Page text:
Macau Govt. won’t allow ‘satellite casinos’ to reopen amid draft law change that would enable casino spaces rental from non-licensees

At the Macau Legislative Assembly plenary session on Monday, the Secretary for Economy and Finance, Lei Wai Nong, said that closed satellite casinos will not be permitted to reopen, despite the government’s recent U-turn in a legislative amendment that would allow gambling concessionaires to rent casino spaces from non-licensees. However, the associated concessionaire must carry forward the employment of all dealers working for the satellite casino “unconditionally”. 

During the parliamentary question session, the official was questioned by lawmakers on the impact satellite casino closures will have on local employment. Lawmaker Ella Lei questioned how the government would manage the impact of the in-depth adjustment on the casino market.

In response, the Finance Secretary insisted that owners of closed satellite casinos “should not consider” reopening the establishments, something that completely neglects the fact that the closure of a casino requires a prior application to the Gaming Inspection and Coordination Bureau (DICJ) and such a decision may not be reversible.

Macau Legislative Assembly

Satellite casino refers to the non-legal practice of casinos operating on premises not owned by gambling concessionaires. Over a month ago, the government submitted to the parliament the draft of the amendment to the gaming law, however, the local community was unsettled by the government’s proposal that all casinos must be operated in properties owned by gambling concessionaires.

Although a three-year buffer period was proposed, the government’s proposal led to heated debates, considering the existence of about two dozen satellite casinos across the city. Two weeks ago the parliamentary committee responsible for studying the amendment to the law, announced that the government had altered its proposal, stating that the new proposal would allow gambling concessionaires to rent casino spaces from non-licensees.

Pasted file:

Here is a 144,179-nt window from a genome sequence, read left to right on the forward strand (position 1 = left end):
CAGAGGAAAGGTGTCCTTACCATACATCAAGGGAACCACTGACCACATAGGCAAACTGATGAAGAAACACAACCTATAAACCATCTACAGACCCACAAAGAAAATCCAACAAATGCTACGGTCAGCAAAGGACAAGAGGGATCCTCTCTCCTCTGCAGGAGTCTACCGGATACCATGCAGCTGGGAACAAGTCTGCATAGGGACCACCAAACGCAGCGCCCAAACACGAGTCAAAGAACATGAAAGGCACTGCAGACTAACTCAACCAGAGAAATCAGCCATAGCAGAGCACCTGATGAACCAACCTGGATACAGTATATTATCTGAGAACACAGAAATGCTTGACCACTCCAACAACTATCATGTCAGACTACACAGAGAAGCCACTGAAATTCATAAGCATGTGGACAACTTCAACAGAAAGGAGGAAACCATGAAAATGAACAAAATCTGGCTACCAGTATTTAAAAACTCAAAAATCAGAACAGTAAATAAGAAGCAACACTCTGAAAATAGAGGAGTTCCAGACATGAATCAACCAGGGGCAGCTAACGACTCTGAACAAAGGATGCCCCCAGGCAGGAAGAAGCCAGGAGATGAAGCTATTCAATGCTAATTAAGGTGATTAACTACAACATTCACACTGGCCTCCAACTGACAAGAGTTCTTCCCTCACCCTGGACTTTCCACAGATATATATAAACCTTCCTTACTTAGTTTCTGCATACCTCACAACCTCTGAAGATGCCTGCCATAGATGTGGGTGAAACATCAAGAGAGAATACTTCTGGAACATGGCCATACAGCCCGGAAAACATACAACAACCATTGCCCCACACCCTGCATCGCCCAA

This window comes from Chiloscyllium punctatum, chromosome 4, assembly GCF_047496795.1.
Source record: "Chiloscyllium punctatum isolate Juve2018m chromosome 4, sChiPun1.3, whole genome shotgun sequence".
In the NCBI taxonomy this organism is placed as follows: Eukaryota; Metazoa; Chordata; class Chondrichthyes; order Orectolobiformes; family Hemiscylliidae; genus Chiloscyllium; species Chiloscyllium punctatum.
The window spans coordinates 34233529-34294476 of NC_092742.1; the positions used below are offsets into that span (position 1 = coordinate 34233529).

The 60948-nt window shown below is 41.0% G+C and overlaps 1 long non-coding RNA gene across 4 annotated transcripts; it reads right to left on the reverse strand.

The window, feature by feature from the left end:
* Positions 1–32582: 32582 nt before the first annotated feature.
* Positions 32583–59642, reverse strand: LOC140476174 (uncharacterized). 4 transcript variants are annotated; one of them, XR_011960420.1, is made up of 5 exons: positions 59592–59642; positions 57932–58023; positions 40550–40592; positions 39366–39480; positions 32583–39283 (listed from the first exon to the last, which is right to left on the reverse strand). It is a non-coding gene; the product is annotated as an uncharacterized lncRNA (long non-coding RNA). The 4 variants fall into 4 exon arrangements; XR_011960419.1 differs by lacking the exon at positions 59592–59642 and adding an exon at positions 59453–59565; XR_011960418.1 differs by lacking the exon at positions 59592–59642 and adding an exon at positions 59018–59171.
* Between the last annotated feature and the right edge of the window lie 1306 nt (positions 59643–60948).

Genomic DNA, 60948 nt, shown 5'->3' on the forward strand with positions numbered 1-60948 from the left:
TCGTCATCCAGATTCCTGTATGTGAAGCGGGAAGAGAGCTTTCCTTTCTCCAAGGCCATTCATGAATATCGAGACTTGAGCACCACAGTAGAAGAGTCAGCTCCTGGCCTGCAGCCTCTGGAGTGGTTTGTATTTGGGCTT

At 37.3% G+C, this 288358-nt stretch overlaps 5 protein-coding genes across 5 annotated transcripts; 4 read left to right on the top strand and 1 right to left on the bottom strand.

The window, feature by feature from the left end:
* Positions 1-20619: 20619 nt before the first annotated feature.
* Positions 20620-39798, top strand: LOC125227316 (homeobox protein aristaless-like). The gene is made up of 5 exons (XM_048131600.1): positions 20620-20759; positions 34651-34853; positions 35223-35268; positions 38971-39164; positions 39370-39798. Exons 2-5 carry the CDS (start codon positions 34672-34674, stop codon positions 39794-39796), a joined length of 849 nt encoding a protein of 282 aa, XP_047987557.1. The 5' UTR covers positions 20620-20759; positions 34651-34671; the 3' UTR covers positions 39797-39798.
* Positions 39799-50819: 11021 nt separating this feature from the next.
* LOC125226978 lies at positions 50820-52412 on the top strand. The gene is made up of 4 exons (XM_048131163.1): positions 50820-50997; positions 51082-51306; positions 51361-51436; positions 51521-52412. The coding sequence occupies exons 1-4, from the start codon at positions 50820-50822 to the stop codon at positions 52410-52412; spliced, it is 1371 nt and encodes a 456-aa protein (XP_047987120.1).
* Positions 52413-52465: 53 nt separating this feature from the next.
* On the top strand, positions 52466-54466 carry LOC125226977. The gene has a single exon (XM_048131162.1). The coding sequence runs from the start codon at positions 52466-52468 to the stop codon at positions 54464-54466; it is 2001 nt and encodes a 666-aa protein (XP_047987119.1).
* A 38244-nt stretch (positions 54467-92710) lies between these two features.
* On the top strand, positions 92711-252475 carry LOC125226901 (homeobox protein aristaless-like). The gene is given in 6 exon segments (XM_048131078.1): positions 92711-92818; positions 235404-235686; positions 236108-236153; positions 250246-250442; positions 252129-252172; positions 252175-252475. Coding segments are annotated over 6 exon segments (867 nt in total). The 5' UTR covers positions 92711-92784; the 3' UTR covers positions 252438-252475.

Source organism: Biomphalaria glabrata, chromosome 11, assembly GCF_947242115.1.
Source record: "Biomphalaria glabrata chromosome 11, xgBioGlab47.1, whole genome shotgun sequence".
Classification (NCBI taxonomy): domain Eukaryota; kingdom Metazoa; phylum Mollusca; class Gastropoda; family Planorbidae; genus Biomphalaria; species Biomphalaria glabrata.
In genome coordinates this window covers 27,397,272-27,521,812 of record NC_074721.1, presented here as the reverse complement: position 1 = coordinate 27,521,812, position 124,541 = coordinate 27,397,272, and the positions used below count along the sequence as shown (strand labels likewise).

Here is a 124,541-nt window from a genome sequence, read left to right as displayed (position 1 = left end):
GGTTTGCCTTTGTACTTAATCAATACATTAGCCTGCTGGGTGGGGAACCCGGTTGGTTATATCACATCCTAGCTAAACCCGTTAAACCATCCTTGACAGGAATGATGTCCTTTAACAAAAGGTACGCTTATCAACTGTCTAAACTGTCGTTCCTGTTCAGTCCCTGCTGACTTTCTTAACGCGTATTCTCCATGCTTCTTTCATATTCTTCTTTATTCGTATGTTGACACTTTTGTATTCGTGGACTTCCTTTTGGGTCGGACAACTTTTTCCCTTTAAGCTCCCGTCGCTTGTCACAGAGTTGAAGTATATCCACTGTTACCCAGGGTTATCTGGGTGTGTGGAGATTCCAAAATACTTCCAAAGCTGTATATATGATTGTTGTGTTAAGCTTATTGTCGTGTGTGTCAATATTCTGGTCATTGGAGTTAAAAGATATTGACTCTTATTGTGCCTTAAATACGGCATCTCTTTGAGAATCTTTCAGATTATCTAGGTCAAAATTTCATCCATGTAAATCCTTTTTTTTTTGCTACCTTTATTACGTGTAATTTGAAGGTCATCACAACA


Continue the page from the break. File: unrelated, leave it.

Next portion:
The reason why the government made adjustments to [its proposal] is that it hopes to achieve a win-win situation,” Lei told the parliament. “Of course, the government hopes satellite casinos will remain open and hopes to create healthily manageable conditions [for them], he stated as reported by Macau Daily Times.

In regards to the impact that the satellite casinos shutdown would have on the job market, Lei said that casino property owners are responsible for the employment and related issues concerning their employees, adding that employees could approach the Labour Affairs Bureau (DSAL) for assistance if needed. He also stated that any business closure is a commercial decision and that the government will not intervene and that gambling concessionaires must absorb croupiers who work at their satellite establishments.

The Secretary said if non-local workers become surplus to requirements due to the shrinking scale of the business, they should be considered after the local workforce, meaning that they should be dismissed prior to local workers. However, lawmaker Becky Song was not convinced. She pointed out that gambling concessionaires may not have the power to replace non-local workers with a local workforce. They may simply eliminate the positions.

Lawmaker Lo Choi In asked whether the government would consider reviewing the unemployment subsidy scheme. Lei reiterated that DSAL is doing job-matching every day, implying that having a job is better than living on subsidy.